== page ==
Galerie Hammelehle und Ahrens presents Stephan Jung : Host 2 - 22 Jan to 23 Mar 2005
Despite the fact that this involves an artist who paints and his paintings, it would a waste of effort to approach the paintings via the painting operation. Stephan Jung is not interested in painting except as a means to an end and his paintings are not picturesque. They are not improvisations, there are no competing coatings and motives superimposed, no action-orientated superimposition, juxtaposition or interwovenness, in other words no ascertainable painting activism.
Installation view Hammelehle und Ahrens, 2005
His way of painting can be compared with the flat copying or imitating of the photo-realists. Painting becomes a variable game with colour and motif by means of a frame. Established parameters such as technical procedures, limitation to certain motifs and standardised formats, on which new motif cut-outs are tuned, make series possible where colours, structures and forms change in fine and hardly perceptible gradations. The same thing is always different and diversified. The sum of the parameters produce the style which has become typical for Jung.
An artificial extract from reality is copied whose more or less abstract structures and processes are imitated and woven into something new, the object depicted. In order to best transfer or transform the seductive and polished aesthetics of shaped glass, metal and other materials and objects into the next medium, the picture, Jung uses photos, printed media and household utensils as models.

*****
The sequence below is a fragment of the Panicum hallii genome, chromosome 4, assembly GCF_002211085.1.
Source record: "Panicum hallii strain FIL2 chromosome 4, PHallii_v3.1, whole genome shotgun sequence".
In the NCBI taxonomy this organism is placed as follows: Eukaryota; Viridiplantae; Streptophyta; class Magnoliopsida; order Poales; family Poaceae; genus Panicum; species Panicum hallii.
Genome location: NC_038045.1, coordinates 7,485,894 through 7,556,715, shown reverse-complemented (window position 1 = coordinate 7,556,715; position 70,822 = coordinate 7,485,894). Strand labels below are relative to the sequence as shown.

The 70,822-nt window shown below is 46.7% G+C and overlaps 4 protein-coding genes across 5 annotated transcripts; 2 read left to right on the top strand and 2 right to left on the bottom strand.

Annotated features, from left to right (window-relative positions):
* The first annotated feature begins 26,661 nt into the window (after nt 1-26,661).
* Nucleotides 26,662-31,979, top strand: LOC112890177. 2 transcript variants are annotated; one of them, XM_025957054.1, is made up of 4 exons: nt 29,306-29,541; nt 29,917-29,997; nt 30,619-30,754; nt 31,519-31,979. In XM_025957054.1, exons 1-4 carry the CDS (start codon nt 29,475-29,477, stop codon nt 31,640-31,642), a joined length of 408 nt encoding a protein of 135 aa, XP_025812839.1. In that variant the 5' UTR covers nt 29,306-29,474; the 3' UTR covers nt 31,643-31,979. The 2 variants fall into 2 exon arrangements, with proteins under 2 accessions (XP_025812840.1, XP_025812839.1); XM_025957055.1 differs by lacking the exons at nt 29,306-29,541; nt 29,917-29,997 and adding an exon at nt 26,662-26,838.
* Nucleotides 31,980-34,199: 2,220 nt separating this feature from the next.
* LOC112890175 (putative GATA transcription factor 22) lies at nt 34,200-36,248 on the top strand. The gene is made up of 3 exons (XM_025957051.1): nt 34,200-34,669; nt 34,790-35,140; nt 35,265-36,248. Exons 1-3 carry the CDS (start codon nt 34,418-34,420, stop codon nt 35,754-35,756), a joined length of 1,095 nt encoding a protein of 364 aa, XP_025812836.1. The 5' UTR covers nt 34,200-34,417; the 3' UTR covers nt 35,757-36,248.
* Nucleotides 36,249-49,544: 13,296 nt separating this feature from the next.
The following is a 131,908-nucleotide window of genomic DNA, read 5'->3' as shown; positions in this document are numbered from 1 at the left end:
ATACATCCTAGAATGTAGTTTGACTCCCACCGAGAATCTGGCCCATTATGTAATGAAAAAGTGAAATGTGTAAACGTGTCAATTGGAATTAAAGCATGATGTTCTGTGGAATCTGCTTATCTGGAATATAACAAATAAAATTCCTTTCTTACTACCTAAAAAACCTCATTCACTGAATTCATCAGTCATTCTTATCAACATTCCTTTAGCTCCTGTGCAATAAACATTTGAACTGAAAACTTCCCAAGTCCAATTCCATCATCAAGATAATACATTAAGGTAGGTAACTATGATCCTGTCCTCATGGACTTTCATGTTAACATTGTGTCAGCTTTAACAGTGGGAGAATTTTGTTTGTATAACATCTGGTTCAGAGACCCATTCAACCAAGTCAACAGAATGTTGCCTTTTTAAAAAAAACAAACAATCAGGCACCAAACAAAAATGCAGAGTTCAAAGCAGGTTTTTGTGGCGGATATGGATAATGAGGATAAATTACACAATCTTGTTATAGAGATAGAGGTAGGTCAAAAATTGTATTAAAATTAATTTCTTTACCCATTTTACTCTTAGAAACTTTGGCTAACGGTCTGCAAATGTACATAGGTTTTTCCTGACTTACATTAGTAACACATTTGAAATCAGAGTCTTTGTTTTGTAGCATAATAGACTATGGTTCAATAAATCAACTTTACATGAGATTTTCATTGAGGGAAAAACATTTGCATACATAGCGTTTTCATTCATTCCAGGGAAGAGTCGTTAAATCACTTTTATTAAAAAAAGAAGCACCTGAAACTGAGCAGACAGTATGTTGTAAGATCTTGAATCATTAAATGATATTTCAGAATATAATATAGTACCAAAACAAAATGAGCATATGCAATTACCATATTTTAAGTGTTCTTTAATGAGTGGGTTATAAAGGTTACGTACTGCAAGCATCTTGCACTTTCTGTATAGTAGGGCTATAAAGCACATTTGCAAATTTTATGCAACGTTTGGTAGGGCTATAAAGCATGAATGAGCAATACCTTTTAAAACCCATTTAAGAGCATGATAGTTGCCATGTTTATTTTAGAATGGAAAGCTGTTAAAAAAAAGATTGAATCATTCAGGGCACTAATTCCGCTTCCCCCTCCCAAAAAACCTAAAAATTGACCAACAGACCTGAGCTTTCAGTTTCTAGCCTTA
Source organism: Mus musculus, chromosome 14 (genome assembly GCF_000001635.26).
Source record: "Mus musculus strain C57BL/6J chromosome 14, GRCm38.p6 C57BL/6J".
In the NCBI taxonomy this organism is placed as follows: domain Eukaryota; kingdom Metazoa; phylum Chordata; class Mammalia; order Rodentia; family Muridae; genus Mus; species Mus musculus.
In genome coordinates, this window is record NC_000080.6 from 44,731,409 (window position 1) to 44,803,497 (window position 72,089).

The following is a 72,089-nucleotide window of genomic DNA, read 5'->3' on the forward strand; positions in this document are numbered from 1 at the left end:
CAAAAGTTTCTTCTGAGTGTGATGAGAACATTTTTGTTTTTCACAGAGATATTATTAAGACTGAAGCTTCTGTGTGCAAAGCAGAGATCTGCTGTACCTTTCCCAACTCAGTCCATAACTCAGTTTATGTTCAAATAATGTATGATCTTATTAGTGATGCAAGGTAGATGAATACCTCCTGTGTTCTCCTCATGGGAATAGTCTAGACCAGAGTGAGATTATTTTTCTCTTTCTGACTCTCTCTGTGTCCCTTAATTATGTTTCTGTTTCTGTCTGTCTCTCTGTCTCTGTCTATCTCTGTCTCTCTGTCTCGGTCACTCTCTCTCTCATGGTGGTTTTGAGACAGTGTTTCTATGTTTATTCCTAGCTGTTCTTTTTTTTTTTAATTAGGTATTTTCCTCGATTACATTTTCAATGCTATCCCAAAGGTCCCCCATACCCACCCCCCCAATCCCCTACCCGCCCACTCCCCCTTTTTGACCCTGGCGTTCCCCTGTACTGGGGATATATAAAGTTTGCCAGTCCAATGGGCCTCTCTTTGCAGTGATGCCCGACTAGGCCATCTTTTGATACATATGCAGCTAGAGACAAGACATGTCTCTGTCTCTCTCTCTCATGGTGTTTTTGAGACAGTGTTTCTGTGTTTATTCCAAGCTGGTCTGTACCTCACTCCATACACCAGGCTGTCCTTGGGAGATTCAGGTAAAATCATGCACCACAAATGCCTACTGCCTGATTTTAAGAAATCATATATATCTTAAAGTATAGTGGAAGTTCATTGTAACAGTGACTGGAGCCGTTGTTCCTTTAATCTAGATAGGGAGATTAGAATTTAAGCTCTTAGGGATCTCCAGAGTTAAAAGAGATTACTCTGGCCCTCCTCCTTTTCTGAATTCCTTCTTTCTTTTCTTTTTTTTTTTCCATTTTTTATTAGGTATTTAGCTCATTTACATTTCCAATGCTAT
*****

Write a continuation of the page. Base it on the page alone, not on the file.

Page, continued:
There are models for practically all pictures, including those whose shape and structure textures seem like pure inventions - colourful, shadow-casting of light or bright colour spots which seem to absorb ornamental linkages without depiction content out of their own rules. The painted picture frees itself from the model, whether a photo or a concrete object, and becomes independent of it. Abstraction arises from distortion. This is why Jung’s pictures move around in a zone between realism and abstraction. The definitive lies in seeing and in the surface, in the difference between object and picture, the non-hierarchical iconography of the mundane. - Giti Nourbakhsch in Cat. "Stephan Jung",Galerie Hammelehle und Ahrens, Stuttgart 1997
Top left - Host #4, 2004, oil on canvas. 104 1/3 x 90 1/2 inches (265 x 230 cm)
Top right - Host #2, 2003, oil on canvas, 104 1/3 x 90 1/2 inches (265 x 230 cm
Left - Installation view, Hammelehle und Ahrens, 2005.
Bottom left - Host #3, 2004, oil on canvas. 104 1/3 x 90 1/2 inches (265 x 230 cm)
Bottom right - Host #1, 2003, oil on canvas. 104 1/3 x 90 1/2 inches (265 x 230 cm)